Dementia or the wrong diagnosis

Over the last few years we have heard of lots of people living with dementia, having their diagnosis of dementia being changed.

This is sometimes from one type of dementia, to another, or simply being told that you have not deteriorated fast enough, so the diagnosis is changed to mild cognitive impairment or something else.

Being diagnosed with this illness is bad enough, but then for someone else to come along and change it again leaves a lot to be desired, especially when they think its funny

The only change may be the term used, because more often than enough your symptoms are exactly the same, and no matter which way we look at it, there is nothing at all  mild about, Mild Cognitive Impairment, if your diagnosis is changed to that.

As one family doctor told us, these terms are changed by various hospitals and doctors etc, because they themselves don’t understand what is going on in your brain. 

Another consultant told us, the only answer will come when we die and our brain can be looked at properly.

Its one thing to change a diagnosis, but the damage done by this can cause a lot of problems, to those concerned

So many brain diseases appear to have very similar symptoms, that I guess it’s how the diagnosis is sorted out using your symptoms at the time.

In my own case, I was originally diagnosed as having Alzheimer’s, then a consultant told me the I had early onset Lewy Body Dementia, which was confusing.

Later on I was told by a young doctor that because I had not deteriorated fast enough she was changing my diagnosis to Mild Cognitive Impairment, at which stage, I was so upset and unsure of what was happening that I walked out of the hospital in tears.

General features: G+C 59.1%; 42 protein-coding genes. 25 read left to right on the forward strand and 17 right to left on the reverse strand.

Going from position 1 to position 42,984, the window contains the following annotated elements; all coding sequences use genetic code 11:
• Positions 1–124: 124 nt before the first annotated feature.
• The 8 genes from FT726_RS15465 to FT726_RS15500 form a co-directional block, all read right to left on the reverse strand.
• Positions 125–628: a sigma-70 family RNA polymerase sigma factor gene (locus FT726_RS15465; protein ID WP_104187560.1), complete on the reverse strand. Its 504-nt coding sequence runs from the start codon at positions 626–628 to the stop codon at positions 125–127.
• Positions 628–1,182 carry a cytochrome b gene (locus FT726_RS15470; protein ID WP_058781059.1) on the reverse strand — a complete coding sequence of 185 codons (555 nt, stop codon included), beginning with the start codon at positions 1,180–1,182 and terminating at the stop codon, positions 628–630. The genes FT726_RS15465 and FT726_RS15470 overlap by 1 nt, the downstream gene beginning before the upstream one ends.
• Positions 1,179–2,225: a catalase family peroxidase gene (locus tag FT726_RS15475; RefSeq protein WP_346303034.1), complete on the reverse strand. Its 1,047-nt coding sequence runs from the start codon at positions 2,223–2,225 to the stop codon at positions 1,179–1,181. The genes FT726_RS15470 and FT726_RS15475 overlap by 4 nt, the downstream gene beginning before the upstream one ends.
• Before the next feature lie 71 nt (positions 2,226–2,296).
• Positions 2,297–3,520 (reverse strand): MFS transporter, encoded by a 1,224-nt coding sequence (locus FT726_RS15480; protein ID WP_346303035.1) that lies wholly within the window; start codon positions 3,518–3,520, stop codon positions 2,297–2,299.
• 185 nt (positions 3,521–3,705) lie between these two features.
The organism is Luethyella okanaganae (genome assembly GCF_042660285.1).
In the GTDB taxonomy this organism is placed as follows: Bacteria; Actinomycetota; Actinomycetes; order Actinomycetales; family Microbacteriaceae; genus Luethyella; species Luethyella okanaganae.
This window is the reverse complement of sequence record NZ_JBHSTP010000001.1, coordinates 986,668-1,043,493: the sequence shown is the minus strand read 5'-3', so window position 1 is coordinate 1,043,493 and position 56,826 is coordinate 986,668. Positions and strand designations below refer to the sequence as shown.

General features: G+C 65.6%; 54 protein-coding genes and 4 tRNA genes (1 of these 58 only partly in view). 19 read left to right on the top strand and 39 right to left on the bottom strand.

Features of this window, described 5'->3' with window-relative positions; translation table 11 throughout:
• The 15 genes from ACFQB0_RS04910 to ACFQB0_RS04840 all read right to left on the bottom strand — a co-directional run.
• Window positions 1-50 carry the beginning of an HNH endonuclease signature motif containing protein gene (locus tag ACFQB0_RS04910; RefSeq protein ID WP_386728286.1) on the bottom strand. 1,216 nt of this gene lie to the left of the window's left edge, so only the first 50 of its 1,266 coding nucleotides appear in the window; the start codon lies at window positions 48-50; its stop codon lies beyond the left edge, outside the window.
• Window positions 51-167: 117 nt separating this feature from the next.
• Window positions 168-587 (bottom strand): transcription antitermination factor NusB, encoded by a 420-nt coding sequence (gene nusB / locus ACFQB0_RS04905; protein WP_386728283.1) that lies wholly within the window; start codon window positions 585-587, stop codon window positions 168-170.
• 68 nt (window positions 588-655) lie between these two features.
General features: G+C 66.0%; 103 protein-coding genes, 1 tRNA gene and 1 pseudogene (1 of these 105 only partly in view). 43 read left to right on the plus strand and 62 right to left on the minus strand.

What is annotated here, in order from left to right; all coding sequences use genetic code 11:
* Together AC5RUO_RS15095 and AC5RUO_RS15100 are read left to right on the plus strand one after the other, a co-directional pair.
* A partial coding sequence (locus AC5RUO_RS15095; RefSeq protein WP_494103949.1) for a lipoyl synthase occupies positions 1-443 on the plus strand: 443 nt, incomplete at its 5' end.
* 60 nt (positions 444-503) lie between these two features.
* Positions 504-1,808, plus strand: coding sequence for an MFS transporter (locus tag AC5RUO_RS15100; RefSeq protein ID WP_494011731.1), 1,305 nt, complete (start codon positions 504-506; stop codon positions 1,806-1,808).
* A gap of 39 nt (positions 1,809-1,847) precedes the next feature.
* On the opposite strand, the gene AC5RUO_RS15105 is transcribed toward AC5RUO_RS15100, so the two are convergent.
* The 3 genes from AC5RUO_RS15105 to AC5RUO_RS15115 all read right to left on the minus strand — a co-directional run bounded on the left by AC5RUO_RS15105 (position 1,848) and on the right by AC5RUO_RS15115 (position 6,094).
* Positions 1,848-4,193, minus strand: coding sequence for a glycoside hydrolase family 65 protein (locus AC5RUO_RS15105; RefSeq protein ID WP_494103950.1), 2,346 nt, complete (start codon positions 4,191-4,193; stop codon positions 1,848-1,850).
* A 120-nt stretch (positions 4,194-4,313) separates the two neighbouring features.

My wife then demanded a second opinion from a consultant before she followed me outside

This was handled so badly that I felt as if I had being living a lie, something I knew  was wrong, but it left me in a mess for some time.

Eventually I saw a Dementia consultant, who said that he was convinced I had a slower burning type of Lewy Body Dementia, as many people don’t always follow the same pathway, and it could take longer to get to the later stages.

Here again he said that we would never know the answer until I died.

A lot of people have said that when this happens, they feel upset and humiliated because of the way they were being dealt with at the time.

I guess it’s enough to push people over the top, but I was lucky that I had a supportive wife, family and family doctor who got me back on track, and never got to the wrong end of this.

One dear friend has recently been told that a head injury earlier in life, could have caused problems later on which were then diagnosed as Alzheimer’s. So it proves that even experts can get things wrong.

I had a bad head injury years ago and woke up on the floor after falling around 15ft or so. At that point I felt as if my head had exploded, and suffered from horrific headaches for some time afterwards, but I gathered that this could not have had any bearing on my diagnosis.

I then went to have episodes of epilepsy, or so we were told, then we were later told that this could have been the start of my dementia, although I was left thinking that someone had got it wrong again

I guess one day we will be able to get better diagnosis procedures, which will be a great help to both consultants and patients, but we may have a long wait. 

I the mean time it’s a case of keeping as active and busy as possible, so that our brains can remain active.

Use it or Lose it


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